But from her perspective, she's using cubes to create building blocks.

“It does feel like you’re in a room, at a table, just building things,” Yeshitla said.

In Ancient Rome, members of the privileged elite communicated their wealth and status by adorning themselves and their homes with a variety of luxury goods. A new exhibit at the Nelson-Atkins Museum of Art showcases some of the most extraordinary pieces of the Empire. 

Guest:

The year after a mass shooting sees a 15% increase in the number of gun bills introduced in state legislatures, an effect 66 times greater than that following an individual dying in a homicide.  We examine what determines which bills actually become law and who is more likely to pass them.

Guest:

Luke X. Martin / KCUR 89.3

Dorothy Hughes and Neil Melton are the Republican candidates facing off in the Kansas District 21 House race in northeast Johnson County. Guest host Sam Zeff gets their positions on education, tax breaks and more on the run up to the primary on August 2. 

SWARE. / Flickr-CC

Organizers are moving forward to decriminalize marijuana in Kansas City, Missouri.

The National Organization for the Reform of Marijuana Laws' Kansas City branch is collecting signatures to get an initiative added to the November ballot.

Luke X. Martin / KCUR 89.3

The shootings of Alton Sterling in Louisiana, Philando Castile in Minnesota, and several police officers in Dallas are still fresh in the minds of many across the country. On this edition of Up To Date, we hear from a diverse panel of community members, activists and police about how these tragedies affect us here in Kansas City.

Guests:

Lisa Rodriguez / KCUR 89.3

People in Kansas City are still reeling after a week of violence across the country, and many sought different outlets over the weekend to express their grief and frustration.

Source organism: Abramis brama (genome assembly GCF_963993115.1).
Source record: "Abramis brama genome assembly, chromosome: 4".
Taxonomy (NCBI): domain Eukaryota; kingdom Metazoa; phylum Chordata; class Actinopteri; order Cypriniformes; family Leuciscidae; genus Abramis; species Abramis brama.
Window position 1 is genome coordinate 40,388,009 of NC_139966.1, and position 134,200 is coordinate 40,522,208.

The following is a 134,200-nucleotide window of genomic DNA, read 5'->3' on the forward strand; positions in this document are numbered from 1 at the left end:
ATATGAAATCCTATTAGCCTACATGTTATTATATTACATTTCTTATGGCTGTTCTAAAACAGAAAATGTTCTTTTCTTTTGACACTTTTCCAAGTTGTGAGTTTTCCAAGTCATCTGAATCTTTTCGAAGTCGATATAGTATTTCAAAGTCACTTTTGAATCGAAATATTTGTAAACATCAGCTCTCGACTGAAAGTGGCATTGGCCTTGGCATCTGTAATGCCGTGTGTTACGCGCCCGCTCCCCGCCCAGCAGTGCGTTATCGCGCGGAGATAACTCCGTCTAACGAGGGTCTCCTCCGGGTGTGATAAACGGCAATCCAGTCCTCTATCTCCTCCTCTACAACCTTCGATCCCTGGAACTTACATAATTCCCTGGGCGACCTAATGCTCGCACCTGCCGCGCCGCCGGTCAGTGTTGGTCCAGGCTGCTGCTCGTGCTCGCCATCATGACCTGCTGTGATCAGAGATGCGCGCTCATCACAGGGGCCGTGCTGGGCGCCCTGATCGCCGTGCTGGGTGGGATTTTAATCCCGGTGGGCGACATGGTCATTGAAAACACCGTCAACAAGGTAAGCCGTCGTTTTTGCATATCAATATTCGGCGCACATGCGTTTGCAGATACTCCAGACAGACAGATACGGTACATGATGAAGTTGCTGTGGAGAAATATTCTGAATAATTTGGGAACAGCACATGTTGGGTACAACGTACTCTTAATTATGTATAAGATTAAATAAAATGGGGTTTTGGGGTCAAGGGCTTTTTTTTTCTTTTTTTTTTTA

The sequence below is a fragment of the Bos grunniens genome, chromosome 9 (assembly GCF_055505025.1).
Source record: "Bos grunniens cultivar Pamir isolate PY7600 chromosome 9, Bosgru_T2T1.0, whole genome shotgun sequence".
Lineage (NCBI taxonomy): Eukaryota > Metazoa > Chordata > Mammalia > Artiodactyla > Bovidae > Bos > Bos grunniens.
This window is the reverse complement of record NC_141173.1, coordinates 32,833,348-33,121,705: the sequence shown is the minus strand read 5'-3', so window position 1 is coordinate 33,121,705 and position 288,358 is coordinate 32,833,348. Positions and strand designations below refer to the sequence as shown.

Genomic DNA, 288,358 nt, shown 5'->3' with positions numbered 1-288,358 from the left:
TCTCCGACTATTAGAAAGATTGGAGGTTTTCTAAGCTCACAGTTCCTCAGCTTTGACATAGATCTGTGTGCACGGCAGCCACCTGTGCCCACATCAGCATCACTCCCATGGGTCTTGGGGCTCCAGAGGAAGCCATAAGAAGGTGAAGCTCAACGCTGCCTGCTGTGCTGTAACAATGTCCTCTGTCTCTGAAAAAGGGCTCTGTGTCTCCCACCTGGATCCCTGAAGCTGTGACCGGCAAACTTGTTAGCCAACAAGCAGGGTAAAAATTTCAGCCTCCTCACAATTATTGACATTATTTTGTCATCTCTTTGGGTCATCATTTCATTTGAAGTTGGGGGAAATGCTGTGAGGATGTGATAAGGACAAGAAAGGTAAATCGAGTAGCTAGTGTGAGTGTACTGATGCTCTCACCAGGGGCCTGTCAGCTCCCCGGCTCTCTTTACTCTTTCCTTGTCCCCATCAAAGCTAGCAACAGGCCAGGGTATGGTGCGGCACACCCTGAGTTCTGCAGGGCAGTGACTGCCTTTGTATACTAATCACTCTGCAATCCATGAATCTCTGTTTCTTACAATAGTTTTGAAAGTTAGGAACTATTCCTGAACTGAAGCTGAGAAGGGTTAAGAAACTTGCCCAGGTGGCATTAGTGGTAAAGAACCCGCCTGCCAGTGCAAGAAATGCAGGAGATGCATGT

Sunday evening, hundreds gathered at the East Patrol Station at 26th and Prospect for a prayer vigil organized by area pastors.

In a crowded gymnasium, Kansas City Police Chief Darryl Forté said that there are changes that need to be made within his own department.

"We've done a lot of things wrong," he said.

KCUR 89.3

A column published Friday evening in The Kansas City Star website (and in the print edition Saturday) has been removed from The Star’s website, after backlash from the community and other media outlets.

The column, titled “Women can take action to prevent rapes,” argues that women should take responsibility for their bodies by not getting so intoxicated that they become victims of sexual assault or rape.

That elicited strong reactions on Facebook and Twitter.

Things are moving ahead in the 18th & Vine district of Kansas City, Missouri, but not everyone is happy with the decisions being made. Last Wednesday, KCUR 89.3 partnered with The Call to host a forum about the future of the district, and we kept the microphones open for two hours. Here are highlights from that evening.

Click here to listen to the entire town hall forum. 

Facebook - Candlelight Vigil For Orlando

Update, July 5,  5:07 p.m.: Organizers informed participants on Tuesday that the event had been canceled.

Plans for a vigil honoring victims of the mass shooting in Orlando are causing tension between event organizers and some LGBT people of color over a lack of Latino representation at the vigil.

This week, 655,000 medical records from three healthcare organizations, including one in Farmington, Missouri, were listed for sale on the "Darknet." As we hear of more and more big data breaches, what does this mean for individuals? And what’s the market for stolen health information?